OPINION: Exams need to test knowledge, not speed or pacing

There have always been two variables to solving a test: knowledge and time. The need to know the material for a test is a given, but is a forced time constraint always a must? Many kids work at their own pace, and harsh timing might stunt their academic progress.

Timed tests are the cause of much stress and anxiety among students. If a 75 problem test has to be completed within 45 minutes, such as the English section of the ACT, then the student has an average of less than a minute per problem. This promotes wild guessing and passage skimming, which can cause negligence in understanding the questions, the exact opposite of an exam’s intended purpose.

People who support timed tests such as the ACT and SAT might argue that the format of the test is fair since everyone is forced under the same time restraints. They might also argue that a speed at which a student finishes the test measures  a student’s  intelligence and preparedness for the real world.

But there is a problem with the logic above. In a high school scenario, people with learning disabilities may be affected harshly as they would need more time to gather their thoughts. This is anything but fair for those students who need the extra time as all standardized tests follow a strict time limit. Depending on the circumstances, some students may be allowed extra time, but they will still feel the pressure of the clock.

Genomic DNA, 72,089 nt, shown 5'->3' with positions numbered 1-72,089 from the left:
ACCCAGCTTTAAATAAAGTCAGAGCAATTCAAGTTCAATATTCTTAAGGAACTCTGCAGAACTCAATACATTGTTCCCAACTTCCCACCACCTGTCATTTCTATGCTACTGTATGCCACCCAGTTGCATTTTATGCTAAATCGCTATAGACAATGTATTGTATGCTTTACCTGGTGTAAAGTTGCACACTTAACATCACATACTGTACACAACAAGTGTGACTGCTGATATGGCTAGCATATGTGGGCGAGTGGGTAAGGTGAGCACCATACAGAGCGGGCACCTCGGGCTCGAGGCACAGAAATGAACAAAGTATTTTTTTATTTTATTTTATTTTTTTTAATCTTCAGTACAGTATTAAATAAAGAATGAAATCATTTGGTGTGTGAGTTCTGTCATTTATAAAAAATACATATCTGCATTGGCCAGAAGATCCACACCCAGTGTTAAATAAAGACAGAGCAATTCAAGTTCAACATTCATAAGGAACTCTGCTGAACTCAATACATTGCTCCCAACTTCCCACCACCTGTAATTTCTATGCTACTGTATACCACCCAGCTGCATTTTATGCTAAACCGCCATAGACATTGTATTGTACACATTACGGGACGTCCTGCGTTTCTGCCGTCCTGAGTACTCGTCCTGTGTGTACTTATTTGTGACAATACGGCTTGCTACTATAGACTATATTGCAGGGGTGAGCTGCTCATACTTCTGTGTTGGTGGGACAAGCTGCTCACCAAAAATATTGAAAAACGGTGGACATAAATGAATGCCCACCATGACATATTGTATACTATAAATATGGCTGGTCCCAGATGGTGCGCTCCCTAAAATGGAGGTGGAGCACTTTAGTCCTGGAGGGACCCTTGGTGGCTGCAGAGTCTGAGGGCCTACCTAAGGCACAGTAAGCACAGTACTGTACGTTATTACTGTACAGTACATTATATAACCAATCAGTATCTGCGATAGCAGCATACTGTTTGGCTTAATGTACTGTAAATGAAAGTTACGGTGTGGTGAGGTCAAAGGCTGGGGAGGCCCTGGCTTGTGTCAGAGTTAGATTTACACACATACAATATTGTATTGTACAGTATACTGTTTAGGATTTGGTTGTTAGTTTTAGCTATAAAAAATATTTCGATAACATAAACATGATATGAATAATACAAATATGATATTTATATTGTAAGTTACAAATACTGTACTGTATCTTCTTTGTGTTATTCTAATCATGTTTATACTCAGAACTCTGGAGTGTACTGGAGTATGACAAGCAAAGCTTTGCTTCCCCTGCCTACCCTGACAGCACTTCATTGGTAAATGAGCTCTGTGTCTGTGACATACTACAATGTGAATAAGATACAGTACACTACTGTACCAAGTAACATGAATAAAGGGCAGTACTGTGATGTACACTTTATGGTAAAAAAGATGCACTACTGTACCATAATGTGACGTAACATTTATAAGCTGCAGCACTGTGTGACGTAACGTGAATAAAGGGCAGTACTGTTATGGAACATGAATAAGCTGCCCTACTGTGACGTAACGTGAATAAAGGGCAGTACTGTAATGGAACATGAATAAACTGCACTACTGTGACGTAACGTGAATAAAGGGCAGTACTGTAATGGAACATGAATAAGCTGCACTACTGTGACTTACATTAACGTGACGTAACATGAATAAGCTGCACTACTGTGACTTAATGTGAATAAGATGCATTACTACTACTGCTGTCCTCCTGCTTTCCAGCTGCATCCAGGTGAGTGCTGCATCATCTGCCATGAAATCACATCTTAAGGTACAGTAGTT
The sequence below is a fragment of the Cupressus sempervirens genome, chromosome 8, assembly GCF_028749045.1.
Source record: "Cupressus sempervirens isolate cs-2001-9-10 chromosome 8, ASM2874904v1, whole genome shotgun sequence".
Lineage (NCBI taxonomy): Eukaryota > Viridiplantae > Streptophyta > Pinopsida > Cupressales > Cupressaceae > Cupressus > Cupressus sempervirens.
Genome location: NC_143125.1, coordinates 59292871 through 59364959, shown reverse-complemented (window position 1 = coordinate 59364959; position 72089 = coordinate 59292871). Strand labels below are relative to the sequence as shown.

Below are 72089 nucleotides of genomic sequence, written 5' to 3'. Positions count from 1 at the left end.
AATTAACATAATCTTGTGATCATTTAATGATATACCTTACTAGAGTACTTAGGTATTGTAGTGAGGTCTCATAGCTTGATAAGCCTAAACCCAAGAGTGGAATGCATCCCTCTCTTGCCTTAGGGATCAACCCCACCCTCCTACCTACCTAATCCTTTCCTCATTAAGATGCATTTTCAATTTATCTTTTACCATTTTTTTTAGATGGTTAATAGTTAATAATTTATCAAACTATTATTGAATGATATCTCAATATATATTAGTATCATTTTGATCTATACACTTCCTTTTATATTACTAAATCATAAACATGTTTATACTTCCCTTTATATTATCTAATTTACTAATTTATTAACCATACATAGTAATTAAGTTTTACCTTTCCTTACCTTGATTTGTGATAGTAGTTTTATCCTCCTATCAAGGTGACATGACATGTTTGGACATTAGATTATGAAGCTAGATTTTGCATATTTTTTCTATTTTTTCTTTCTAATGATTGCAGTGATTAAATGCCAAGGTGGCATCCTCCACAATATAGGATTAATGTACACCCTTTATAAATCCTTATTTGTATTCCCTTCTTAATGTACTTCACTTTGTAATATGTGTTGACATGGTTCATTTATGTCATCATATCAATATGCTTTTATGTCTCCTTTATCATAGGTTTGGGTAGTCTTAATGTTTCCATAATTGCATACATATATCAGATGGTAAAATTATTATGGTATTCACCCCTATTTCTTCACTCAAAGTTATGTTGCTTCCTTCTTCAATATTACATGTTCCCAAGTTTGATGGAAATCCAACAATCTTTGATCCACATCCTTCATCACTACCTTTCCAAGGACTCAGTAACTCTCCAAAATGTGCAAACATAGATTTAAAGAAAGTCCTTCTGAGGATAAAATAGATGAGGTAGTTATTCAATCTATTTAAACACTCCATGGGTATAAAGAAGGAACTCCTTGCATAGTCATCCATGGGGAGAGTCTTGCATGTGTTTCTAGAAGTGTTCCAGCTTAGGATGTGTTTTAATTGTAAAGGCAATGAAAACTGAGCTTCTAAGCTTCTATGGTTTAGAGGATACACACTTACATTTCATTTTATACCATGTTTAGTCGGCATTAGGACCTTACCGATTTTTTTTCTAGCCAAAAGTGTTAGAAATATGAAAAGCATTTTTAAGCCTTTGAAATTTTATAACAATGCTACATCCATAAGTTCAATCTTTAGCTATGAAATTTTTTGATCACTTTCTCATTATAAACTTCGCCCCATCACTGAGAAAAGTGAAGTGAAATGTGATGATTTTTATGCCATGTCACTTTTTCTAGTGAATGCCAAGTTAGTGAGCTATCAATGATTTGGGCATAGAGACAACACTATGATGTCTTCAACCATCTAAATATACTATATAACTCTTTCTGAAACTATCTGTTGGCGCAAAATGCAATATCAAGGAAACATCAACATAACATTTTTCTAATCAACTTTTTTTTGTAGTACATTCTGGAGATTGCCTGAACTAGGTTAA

In the real world, people are not tested how fast they can do work but how much quality they can give. While there are deadlines, many jobs ranging from custodians to engineers to surgeons require better work rather than a faster time. If speed was emphasized, a custodian could just sloppily clean a school, an engineer could make many bugs in their code, or a surgeon could make a fatal mistake.

Most importantly, a timed examination does not test how much the student knows but how quickly he or she can solve the problems. This serves no purpose as students do not gain anything from these tests. Examinations are given so the student can learn what they need help with the most, but if the teachers are just testing how quickly a student can think, no improvements can be made.

Tests with an emphasis on time, such as the SAT and ACT, should not be administered for the reasons that they can cause stress and hinder slow test takers, and they really only test how fast a student can answer the problems.